Search for:

Slice of Life: The Tree

I was wandering the web about a week ago and stumbled across a website called, “Slice of Life Sunday.” It is a meme site that helps one focus his/her thoughts on a specific topic, and share a related life scene.

This week’s prompts are:
1.) A Lesson Learned in My Youth
2.) A Flight of Fancy

Ha! I thought. I can do both of those with just ONE story. I hopped over to my other blog, The Grownups Wanted Us Dead, and fetched this back:

The Tree

You’ve got to know that the best toy in the world for any kid is a tree with good climbing branches. When I was a kid we had several such trees in our neighborhood and in the summer we would spend more time in them than we did on the ground.

One tree in particular – a young pine – was our favorite. The tree was still very supple and one day when a group of us decided to see how high we could all climb, the tree began to lean. The higher we climbed the farther it leaned. Soon we were suspended just a few feet above the ground.

I don’t know whose idea it was, but somebody suggested we all jump out of the tree at the count of three. Then came the counting, the jumping and the landing. It all went surprisingly well.

After my friends crawled off the top of me and we sorted out which limbs belonged to whom, no one was hurt – much. There was a problem though. We were on the wrong side of the fence, in the Khol’s yard instead of the Jacobs’ yard. This meant that to climb the tree again we had to run through the Khol Orchard, scramble down the embankment, around the end of the fence, scramble back up the embankment, run across a small clearing and back into the stand of pines that housed our tree.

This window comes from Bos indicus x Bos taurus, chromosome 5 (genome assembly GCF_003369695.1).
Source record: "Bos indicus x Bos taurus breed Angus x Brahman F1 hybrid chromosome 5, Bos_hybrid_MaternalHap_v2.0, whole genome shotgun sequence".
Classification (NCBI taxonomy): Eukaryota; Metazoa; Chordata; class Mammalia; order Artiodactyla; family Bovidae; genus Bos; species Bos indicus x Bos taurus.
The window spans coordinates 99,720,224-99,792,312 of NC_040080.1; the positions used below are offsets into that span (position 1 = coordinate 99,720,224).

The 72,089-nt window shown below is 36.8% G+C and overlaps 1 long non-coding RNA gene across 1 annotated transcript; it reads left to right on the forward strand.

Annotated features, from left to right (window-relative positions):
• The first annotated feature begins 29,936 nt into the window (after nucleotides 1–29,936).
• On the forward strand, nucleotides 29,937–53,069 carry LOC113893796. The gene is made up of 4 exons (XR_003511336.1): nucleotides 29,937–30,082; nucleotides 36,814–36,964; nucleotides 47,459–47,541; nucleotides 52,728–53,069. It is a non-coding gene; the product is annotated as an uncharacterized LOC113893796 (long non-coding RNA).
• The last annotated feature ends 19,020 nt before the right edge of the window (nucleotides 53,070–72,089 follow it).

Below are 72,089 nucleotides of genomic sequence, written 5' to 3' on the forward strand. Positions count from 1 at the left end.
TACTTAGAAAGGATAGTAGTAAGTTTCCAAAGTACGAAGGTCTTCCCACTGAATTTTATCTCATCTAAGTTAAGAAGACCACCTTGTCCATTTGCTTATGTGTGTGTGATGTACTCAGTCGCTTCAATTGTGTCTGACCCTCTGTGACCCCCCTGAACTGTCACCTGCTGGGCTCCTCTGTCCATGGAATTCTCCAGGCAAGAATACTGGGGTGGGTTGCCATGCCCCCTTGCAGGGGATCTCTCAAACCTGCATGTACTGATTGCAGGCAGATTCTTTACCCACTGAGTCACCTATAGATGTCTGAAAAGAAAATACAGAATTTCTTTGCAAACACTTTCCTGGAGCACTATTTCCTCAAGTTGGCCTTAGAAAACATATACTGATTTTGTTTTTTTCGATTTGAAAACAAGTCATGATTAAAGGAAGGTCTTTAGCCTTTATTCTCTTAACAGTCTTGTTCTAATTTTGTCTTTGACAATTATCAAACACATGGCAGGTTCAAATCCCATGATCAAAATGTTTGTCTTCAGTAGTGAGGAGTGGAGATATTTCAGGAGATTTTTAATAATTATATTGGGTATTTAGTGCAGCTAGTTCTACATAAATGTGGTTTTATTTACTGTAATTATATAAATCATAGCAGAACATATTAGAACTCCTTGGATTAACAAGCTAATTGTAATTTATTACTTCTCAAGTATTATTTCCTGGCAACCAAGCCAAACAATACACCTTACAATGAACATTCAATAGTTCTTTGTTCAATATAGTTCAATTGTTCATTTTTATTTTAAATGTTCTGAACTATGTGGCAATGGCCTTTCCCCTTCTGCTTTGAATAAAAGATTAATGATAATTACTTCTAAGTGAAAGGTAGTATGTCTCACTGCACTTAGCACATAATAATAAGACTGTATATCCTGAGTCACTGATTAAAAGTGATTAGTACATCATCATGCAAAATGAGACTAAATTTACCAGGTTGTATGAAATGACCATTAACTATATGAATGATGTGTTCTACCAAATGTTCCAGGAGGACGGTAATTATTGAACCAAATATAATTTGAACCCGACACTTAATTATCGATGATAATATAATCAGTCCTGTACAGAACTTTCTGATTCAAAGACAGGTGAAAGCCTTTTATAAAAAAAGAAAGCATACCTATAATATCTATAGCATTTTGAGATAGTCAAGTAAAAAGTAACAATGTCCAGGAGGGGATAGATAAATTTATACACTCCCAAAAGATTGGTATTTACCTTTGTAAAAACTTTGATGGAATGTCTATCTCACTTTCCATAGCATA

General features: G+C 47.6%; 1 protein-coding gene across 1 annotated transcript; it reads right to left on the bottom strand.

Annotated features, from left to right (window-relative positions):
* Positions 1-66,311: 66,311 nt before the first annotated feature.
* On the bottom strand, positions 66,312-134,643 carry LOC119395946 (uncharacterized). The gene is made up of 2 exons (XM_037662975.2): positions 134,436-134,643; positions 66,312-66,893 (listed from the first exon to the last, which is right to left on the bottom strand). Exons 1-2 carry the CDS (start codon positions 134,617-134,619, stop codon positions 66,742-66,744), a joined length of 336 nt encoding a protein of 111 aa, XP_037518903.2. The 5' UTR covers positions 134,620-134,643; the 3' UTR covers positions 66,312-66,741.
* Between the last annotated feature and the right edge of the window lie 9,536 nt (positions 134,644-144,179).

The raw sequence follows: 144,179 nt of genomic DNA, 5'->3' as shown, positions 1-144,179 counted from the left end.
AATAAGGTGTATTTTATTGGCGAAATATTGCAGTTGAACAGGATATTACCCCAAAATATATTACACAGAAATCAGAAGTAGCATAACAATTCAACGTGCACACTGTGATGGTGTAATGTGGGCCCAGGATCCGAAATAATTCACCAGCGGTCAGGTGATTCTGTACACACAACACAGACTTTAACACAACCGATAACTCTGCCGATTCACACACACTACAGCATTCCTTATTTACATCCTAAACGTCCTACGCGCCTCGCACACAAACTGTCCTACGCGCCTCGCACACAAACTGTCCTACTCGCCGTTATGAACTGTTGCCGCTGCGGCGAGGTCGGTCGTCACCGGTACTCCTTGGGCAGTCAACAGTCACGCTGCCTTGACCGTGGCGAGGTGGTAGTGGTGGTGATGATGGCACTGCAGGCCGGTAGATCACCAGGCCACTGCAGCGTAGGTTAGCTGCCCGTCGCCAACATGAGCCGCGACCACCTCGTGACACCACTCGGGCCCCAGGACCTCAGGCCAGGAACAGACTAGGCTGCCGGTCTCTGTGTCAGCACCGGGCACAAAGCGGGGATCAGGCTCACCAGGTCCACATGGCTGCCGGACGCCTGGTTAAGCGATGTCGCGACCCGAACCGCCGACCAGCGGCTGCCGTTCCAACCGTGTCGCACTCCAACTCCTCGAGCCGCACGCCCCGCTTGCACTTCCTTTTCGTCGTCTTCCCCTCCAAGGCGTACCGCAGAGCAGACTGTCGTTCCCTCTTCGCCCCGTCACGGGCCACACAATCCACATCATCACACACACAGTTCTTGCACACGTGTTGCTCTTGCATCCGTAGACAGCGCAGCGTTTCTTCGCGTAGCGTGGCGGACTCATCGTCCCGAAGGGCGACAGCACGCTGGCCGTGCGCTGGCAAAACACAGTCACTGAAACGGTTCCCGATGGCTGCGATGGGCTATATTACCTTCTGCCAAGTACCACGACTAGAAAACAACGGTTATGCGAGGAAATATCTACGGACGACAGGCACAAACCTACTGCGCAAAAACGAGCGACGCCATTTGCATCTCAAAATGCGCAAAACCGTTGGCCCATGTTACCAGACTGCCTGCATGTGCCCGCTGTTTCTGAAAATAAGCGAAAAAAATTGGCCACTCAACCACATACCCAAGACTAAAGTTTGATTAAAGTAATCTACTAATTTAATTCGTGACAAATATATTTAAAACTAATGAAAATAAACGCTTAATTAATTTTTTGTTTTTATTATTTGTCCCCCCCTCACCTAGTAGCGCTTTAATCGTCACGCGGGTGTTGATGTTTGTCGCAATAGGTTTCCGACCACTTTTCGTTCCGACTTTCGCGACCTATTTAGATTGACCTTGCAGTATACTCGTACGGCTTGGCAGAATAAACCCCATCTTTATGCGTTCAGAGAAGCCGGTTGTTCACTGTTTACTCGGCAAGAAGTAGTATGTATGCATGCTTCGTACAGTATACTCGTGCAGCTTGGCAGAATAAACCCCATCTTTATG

It really wasn’t much of a trip, 50 or 60 yards at most, but as we sprinted the course for the third time, I realized I was getting a little tired. After the fourth trip, as we were climbing the tree, I thought to myself, “I need a rest,” so I decided not to jump.

As the others prepared for departure, I snuggled up to the tree. I put my belly flush against the bark and wrapped my arms tight around the trunk. Handsome began counting …

One: I tightened my arms.

Two: I tightened my legs and crossed my ankles.

Three: …………………………..

I landed flat on my back in the Jacobs’ dog run. When I opened my eyes Thor, the German Shepherd god of thunder, towered over me. Thor spent most of his daily energy trying to catch small children to snack on, and there I was delivered to him from heaven — literally.

Truthfully, at that moment I really wasn’t too concerned about Thor. Probably because I thought I was already dead. There was no air in my body. I could not breathe.

As I lay there gasping … choking … convulsing, Thor raised his ears in curiosity, tipped his head sideways and smiled at me.

About that time my friends arrived, stopping safely out of reach of Thor’s chain. They were wonderfully helpful and shouted such encouragements as:

“Lay still!”

“Play dead!”

“Don’t move!”